5 Ways to Optimize Your Copperplate Practice

Copperplate script is not something to be learned in few days day or a few weeks.  It’s an ongoing learning experience.  Mastering copperplate could take months, years, or decades.

How you choose to practice copperplate (or really anything in general) depends mainly on two things: how important it is to you and your willingness to make time for it.  The amount of time you spend practicing is not as important as the quality of time you spend practicing.

Today I’ll be sharing 5 tips to help you optimize your practice  sessions — especially if you’re strapped for time.

How to Optimize YOUR PRACTICE TIME

1. DESIGNATE A SPACE FOR YOUR SUPPLIES

If you don’t have a studio or an office, you may be working from the dining table like I do.  Claim a section of a bookshelf or a drawer by your workspace and keep all of your supplies in one place and keep it organized.  You want to spend as little time as possible looking for your supplies and setting up for practice.  Set up and clean up shouldn’t take more than a few minutes.

For practicing, you don’t need a whole lot.  I like to keep all of my daily practice materials inside a little plastic bin, which I can easily transfer from my shelf to my table.

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Inside my portable calligraphy bin: 1) oblique penholders; 2) metal container for my frequently-used nibs; 3) Dinky Dip ink containers; 4) Bleed Proof White Ink; 5) Kuretake Sumi Ink; and 6) Norton’s Walnut Ink.  I purchased this bin from Daiso.

Here’s a list of a few other items that I keep in the shelf by my workspace:

OttLite lamp
Paper pads
Roll of paper towels
Calligraphy books

2. SCHEDULE A TIME FOR PRACTICE AND LET EVERYONE KNOW

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Schedule your practice and stick with it.

I study and practice copperplate everyday for 30 minutes to 1 hour – except on weekends.  I’ve designated a time slot for my practice right before bedtime.  Everyone in my household knows this and is on board with my schedule.  During this time, I am not to be disturbed. 

Oh, and I also put my phone on airplane mode.

3. PRACTICE WITH INTENTION

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One evening, I spent 45 minutes studying and practicing this compound curve loop — which is an entrance stroke to several majuscules.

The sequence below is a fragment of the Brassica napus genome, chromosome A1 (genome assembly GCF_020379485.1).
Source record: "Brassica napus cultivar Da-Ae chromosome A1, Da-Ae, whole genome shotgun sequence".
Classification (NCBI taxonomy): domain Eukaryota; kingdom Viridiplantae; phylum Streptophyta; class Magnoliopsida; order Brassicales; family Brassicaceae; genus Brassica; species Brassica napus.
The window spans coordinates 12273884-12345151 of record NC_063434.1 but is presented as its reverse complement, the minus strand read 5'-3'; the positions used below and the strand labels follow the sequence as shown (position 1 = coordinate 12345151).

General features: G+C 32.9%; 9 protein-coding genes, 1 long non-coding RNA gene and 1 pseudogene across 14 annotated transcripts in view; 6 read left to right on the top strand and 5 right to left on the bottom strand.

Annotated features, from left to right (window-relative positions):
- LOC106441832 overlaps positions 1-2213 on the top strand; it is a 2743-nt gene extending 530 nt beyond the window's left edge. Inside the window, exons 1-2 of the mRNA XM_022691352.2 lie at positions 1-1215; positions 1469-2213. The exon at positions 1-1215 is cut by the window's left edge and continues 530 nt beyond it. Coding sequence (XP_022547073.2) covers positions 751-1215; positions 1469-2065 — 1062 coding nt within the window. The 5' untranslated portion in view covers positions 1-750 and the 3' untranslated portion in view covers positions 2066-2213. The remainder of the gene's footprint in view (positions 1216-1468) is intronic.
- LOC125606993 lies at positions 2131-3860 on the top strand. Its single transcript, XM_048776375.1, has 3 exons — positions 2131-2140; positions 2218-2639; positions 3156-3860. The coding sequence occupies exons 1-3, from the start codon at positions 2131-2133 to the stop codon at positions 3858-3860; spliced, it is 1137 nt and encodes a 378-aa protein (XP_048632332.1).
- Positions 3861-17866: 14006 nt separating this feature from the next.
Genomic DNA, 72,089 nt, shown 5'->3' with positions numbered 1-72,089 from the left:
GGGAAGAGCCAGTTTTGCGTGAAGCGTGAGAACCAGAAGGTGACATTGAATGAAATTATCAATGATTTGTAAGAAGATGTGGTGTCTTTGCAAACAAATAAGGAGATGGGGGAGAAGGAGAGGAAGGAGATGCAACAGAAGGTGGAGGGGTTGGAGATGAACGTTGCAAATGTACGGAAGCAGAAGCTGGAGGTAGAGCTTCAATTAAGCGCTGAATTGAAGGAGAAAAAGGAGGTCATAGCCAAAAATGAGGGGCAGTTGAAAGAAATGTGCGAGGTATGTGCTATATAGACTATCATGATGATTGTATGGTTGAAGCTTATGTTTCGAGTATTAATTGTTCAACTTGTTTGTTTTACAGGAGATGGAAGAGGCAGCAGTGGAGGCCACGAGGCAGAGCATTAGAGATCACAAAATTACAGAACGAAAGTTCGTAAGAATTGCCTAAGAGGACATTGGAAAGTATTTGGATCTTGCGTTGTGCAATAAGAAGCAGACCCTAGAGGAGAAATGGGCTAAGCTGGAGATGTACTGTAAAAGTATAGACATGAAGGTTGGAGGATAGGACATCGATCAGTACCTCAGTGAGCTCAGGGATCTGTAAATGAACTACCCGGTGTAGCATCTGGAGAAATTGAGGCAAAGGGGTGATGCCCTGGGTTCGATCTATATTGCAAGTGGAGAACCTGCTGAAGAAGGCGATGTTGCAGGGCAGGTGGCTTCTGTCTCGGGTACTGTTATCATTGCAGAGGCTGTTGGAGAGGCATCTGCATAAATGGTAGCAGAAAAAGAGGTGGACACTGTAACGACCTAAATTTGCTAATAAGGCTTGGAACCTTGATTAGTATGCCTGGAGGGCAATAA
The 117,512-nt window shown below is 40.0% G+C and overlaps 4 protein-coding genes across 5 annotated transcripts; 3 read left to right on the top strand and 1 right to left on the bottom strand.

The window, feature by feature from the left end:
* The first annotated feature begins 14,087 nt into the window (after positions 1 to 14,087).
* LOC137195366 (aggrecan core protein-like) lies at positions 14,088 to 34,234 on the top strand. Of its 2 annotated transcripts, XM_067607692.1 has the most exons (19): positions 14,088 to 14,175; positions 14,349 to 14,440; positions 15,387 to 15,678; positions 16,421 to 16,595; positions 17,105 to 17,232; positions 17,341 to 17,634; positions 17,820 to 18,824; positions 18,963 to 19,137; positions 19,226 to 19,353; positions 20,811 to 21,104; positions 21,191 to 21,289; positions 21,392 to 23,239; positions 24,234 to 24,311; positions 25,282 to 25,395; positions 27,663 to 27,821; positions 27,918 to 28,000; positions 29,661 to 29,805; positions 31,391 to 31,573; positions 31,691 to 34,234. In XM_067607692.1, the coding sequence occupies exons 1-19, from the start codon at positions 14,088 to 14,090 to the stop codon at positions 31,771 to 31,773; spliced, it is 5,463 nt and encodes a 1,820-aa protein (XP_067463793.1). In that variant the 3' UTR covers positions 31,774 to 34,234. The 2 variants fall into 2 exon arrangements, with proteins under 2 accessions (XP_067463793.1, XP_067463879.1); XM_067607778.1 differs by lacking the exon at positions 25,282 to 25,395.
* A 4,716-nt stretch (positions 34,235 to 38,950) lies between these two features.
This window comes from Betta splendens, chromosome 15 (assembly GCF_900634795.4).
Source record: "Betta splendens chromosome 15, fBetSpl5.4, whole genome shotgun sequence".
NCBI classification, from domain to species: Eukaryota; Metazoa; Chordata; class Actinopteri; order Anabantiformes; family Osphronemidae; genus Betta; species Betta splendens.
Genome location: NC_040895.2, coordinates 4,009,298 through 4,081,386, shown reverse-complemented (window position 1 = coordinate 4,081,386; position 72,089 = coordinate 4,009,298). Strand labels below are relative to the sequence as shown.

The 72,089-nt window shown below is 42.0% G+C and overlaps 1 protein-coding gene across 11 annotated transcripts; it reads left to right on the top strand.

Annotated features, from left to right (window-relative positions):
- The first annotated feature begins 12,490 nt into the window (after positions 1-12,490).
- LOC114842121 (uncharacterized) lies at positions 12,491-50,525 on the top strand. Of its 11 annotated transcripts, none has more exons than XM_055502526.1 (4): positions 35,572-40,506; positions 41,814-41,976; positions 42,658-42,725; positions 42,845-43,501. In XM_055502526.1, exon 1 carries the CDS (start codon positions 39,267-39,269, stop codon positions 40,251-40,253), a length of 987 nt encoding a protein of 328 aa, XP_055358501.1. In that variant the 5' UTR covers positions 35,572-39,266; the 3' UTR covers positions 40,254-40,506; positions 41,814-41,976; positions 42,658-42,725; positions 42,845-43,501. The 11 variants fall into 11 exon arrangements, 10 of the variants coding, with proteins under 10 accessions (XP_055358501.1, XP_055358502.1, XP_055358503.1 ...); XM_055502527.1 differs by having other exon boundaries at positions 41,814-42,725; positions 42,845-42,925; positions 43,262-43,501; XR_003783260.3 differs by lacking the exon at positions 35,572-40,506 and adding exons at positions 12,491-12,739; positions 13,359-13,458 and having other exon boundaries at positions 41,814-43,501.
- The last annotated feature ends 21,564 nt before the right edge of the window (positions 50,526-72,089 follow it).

During this segment of my day, I’m fully immersed in practice. I’m fully focused at the task at hand.  I’m not doing or thinking about anything but Copperplate.

When I practice, I usually pick one or two things that I want to learn or improve on. For instance, maybe today I want to work on the consistency of my oval forms and/or my hairline-to-shade transitions on the overturn strokes.  The key to learning copperplate is to take it slow. Learn the fundamental concepts, start with the basic strokes, and be mindful of them with each practice.

Ask yourself: what are my goals for today’s practice?  What am I trying to achieve?

4. AIM FOR PROGRESS NOT PERFECTION

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A comparison of drills exercises.

The early stages of our copperplate study can be a frustrating one. If you practice regularly and with intention, you will see great improvement in a matter of days or weeks.

We can easily feel discouraged or inadequate when we see the work of others.  The best advice I’ve heard is: only compare your work to your own — unless you’re learning and copying from an exemplar, of course.

Critique your work and make notes of where you can improve.  Remind yourself of the goals you’ve set and what you’re trying to accomplish.

5. KEEP LEARNING

Studying is just as important as practicing.  Studying the fundamental concepts and how each letterform is constructed will make the practice of drawing them a lot easier.

Study the work of past masters and fellow copperplate calligraphers.  What advice do they give? How do they practice? What materials are they using?  How do they hold their pen?  Take notes and learn from them.

You can find the work and lessons of the past masters at zanerian.com and IAMPETH.com.  If you’re looking for a community of calligraphers, you’ve got to check out the one on Instagram.

 

There’s so much to learning copperplate script.  Implementing these 5 habits have helped me to make the most of the limited amount of time that I dedicate to practice.  If I’m only able to practice for 10 minutes, then I’m going to make every minute count.

Brace yourself.  Pace yourself.  Take it slow.  Take it one stroke at a time — literally.

Happy writing!

 

Your Copperplate Companion,

Nina

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